Munis, Treasurys mixed as equity volatility continues

Register now

Municipals finished mixed on Thursday along with Treasury bonds as stocks continued to exhibit volatility. In the primary, the last of the week’s supply trickled into the market

Secondary market
According to a late read of the MBIS benchmark scale, municipal bonds were mixed. Benchmark muni yields dipped as much as one basis point in the four- to six-year, nine- to 11-year and 19- to 24-year maturities, rose as much as two basis points in the one- to three-year, 13- to 18-year and 25- to 30-year maturities and were unchanged in the seven- and eight year and 12-year maturities.

High-grade munis were also mixed, with yields calculated on MBIS' AAA scale falling less than one basis point in the five- to 11-year and 19- to 25-year maturities, rising as much as two basis points in the one- to three-year, 12- to 17-year and 27- to 30-year maturities and remaining unchanged in the four-year, 18-year and 26-year maturities.

Municipals were mixed on Municipal Market Data’s AAA benchmark scale, which showed the yield on the 10-year muni general obligation remaining steady while the yield on the 30-year muni maturity rose one basis point.

"Tobacco bonds are moderately active and slightly weaker with yields up one basis point," ICE Data Services said in a late market comment on Thursday. "High-yield municipals are quiet today and unchanged. The taxable side of the market is 0.5 basis point to 1.5 basis points lower in yield in the shorter end from the seven-year inward with the largest movement in the shorter end."

Treasury bonds were stronger amid continued stock market volatility. The Treasury 30-year was yielding 3.161%, the 10-year yield stood at 2.907%, the five-year was at 2.758%, the two-year yield was at 2.762% while the Treasury three-month bill’s yield stood at 2.425%.

On Thursday, the 10-year muni-to-Treasury ratio was calculated at 82.4% while the 30-year muni-to-Treasury ratio stood at 100.3%, according to MMD. The muni-to-Treasury ratio compares the yield of tax-exempt municipal bonds with the yield of taxable U.S. Treasury with comparable maturities. If the muni/Treasury ratio is above 100%, munis are yielding more than Treasury; if it is below 100%, munis are yielding less.

Previous session's activity
The Municipal Securities Rulemaking Board reported 49,894 trades on Wednesday on volume of $15.42 billion.

California, New York and Texas were the municipalities with the most trades, with the Empire State taking 14.108% of the market, the Golden State taking 13.873% and the Lone Star State taking 8.568%.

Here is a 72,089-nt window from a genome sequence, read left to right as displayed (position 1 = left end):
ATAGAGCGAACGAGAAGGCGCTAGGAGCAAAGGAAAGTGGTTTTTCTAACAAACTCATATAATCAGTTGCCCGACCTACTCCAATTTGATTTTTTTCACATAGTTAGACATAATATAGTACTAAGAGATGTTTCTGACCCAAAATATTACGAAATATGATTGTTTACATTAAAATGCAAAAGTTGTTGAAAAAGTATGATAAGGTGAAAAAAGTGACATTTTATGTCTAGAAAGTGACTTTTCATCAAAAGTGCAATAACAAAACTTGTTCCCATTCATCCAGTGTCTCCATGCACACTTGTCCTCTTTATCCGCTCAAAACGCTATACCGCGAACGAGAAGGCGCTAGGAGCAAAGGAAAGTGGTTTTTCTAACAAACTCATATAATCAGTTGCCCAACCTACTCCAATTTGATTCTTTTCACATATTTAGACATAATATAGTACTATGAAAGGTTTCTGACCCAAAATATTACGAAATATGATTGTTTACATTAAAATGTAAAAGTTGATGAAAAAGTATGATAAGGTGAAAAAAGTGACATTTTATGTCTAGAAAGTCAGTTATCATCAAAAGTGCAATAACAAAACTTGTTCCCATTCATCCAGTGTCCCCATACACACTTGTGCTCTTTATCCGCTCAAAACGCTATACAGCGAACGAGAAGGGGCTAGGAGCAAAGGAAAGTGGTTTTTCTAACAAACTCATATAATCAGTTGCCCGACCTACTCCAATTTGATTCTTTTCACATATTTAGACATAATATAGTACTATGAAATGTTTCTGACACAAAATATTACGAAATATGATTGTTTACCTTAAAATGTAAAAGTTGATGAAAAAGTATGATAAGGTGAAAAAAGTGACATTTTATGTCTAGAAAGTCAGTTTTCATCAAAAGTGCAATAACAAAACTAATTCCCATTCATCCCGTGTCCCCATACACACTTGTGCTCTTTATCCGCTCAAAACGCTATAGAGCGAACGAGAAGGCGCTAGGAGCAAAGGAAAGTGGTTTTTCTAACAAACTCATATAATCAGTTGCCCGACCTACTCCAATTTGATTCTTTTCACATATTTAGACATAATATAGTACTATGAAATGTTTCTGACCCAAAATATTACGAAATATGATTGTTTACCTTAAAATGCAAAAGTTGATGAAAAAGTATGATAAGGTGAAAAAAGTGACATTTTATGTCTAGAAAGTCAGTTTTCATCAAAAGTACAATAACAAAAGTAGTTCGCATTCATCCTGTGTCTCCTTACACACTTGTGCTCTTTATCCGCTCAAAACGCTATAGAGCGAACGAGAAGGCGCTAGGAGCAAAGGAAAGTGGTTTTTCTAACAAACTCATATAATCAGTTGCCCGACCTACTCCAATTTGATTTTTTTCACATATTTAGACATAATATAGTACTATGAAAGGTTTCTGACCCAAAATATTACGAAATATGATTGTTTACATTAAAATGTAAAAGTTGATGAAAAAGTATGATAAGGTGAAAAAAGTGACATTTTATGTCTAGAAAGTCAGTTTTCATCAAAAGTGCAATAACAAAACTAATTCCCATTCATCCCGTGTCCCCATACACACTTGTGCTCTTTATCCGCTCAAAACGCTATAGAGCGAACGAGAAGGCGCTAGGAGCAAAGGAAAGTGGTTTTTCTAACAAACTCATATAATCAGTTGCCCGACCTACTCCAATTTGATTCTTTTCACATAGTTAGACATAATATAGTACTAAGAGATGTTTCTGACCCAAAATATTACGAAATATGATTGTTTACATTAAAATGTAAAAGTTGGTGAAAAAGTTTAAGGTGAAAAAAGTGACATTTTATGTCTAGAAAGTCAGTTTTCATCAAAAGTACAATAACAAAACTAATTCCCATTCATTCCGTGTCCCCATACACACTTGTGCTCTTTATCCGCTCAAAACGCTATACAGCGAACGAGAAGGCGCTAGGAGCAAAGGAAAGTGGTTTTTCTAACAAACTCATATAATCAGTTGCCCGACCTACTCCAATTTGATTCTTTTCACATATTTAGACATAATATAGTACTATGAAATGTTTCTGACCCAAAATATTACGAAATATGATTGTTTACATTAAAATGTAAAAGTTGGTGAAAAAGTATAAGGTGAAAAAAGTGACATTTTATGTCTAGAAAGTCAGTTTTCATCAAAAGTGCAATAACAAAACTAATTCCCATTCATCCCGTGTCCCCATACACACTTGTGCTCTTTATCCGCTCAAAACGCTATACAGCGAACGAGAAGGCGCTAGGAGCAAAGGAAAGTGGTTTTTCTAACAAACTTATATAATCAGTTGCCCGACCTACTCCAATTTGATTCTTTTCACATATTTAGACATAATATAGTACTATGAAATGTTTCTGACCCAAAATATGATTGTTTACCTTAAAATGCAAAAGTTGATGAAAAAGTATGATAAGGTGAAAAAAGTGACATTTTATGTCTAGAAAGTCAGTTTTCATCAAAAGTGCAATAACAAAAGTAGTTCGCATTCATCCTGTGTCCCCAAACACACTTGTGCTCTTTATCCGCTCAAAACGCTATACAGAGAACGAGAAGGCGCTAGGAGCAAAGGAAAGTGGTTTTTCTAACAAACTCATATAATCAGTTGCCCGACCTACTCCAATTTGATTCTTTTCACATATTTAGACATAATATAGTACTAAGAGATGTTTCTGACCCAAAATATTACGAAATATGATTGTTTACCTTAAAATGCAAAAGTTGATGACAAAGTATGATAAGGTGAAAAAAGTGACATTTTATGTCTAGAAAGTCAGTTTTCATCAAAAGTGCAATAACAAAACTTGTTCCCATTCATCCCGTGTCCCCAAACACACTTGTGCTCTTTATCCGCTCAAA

Muni money market fund inflows
Tax-free municipal money market fund assets increased $1.22 billion, raising their total net assets to $140.80 billion in the week ended Dec. 10, according to the Money Fund Report, a service of iMoneyNet.com.
The average seven-day simple yield for the 190 tax-free and municipal money-market funds was lower to 1.23% from 1.26% last week.

Taxable money-fund assets increased $85.82 billion in the week ended Dec. 11, bringing total net assets to $2.816 trillion.

The average, seven-day simple yield for the 805 taxable reporting funds rose to 1.90% from 1.88% last week.

Overall, the combined total net assets of the 995 reporting money funds gained $87.04 billion to $2.957 trillion in the week ended Dec. 11.

MarketAxess: Gap widens between A, BBB trades
Market data shows the trading gap between A-rated and BBB-rated corporate bonds has widened in volume, according to David Krein, global head of research at MarketAxess.

Krein notes that bonds rated A and BBB are the most heavily traded in the secondary U.S. corporate debt market. Looking at trades reported to TRACE and analyzed by MarketAxess, the gap between the rated securities has widened over the past three years.

In the third quarter of 2015, each accounted for about 40% of the trading volume, but as of this year A-rated securities are now at 34% while BBB rated trades are at 48% -- a 14 percentage point gap.

Krein said that while it's worth noting that this gap has shrunk slightly in recent quarters, it still remains significant. “I expect this trend to continue in 2019,” Krien told The Bond Buyer, “as downgrades of corporates could continue.”

He added that it would be a gradual widening shift, in a continuation of past trends.

Primary market
Bank of America Merrill Lynch priced Suffolk County, N.Y.’s $403.67 million of tax anticipation notes for 2019.

The deal is rated SP1 by S&P Global Ratings and F1 by Fitch Ratings.

BAML received the written award on the Public Facilities Financing Authority of the City of San Diego’s $243.18 million of Series 2018A subordinated water revenue bonds.

The deal is rated Aa3 by Moody’s Investors Service and AA-minus by Fitch.

Citigroup received the official award on Arizona’s $246.36 million of Series 2019 state lottery revenue refunding bonds.

The deal is rated Aa3 by Moody’s and AA-plus by S&P.

Bond sale results

New York
Click here for the Suffolk County deal

California
Click here for the San Diego award

Click here for the San Diego deal

Arizona
Click here for the lottery bond deal

Bond Buyer 30-day visible supply at $4.49B
The Bond Buyer's 30-day visible supply calendar decreased $3.18 billion to $4.49 billion for Thursday. The total is comprised of $1.20 billion of competitive sales and $3.28 billion of negotiated deals.

Data appearing in this article from Municipal Bond Information Services, including the MBIS municipal bond index, is available on The Bond Buyer Data Workstation. Click here for a brief tour of the Workstation, or contact Ziad Saba at 212-803-6079 for more information.

For reprint and licensing requests for this article, click here.